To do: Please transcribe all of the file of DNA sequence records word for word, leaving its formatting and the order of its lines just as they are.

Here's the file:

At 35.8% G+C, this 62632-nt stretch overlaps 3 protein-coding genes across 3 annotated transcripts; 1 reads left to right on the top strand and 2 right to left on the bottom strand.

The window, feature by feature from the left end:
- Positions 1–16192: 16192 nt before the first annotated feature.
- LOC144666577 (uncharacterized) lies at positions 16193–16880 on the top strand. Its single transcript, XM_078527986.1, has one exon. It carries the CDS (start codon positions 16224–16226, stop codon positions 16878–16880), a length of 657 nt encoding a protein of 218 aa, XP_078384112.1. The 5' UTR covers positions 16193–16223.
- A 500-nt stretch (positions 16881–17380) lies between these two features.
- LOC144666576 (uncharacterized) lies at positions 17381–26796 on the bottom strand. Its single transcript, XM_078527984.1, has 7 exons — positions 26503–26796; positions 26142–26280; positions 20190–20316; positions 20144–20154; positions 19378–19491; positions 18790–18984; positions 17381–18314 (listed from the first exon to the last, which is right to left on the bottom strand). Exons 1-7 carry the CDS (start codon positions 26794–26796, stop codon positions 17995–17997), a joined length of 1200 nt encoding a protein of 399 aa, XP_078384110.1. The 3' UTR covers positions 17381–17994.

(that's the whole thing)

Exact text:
At 35.8% G+C, this 62632-nt stretch overlaps 3 protein-coding genes across 3 annotated transcripts; 1 reads left to right on the top strand and 2 right to left on the bottom strand.

The window, feature by feature from the left end:
- Positions 1–16192: 16192 nt before the first annotated feature.
- LOC144666577 (uncharacterized) lies at positions 16193–16880 on the top strand. Its single transcript, XM_078527986.1, has one exon. It carries the CDS (start codon positions 16224–16226, stop codon positions 16878–16880), a length of 657 nt encoding a protein of 218 aa, XP_078384112.1. The 5' UTR covers positions 16193–16223.
- A 500-nt stretch (positions 16881–17380) lies between these two features.
- LOC144666576 (uncharacterized) lies at positions 17381–26796 on the bottom strand. Its single transcript, XM_078527984.1, has 7 exons — positions 26503–26796; positions 26142–26280; positions 20190–20316; positions 20144–20154; positions 19378–19491; positions 18790–18984; positions 17381–18314 (listed from the first exon to the last, which is right to left on the bottom strand). Exons 1-7 carry the CDS (start codon positions 26794–26796, stop codon positions 17995–17997), a joined length of 1200 nt encoding a protein of 399 aa, XP_078384110.1. The 3' UTR covers positions 17381–17994.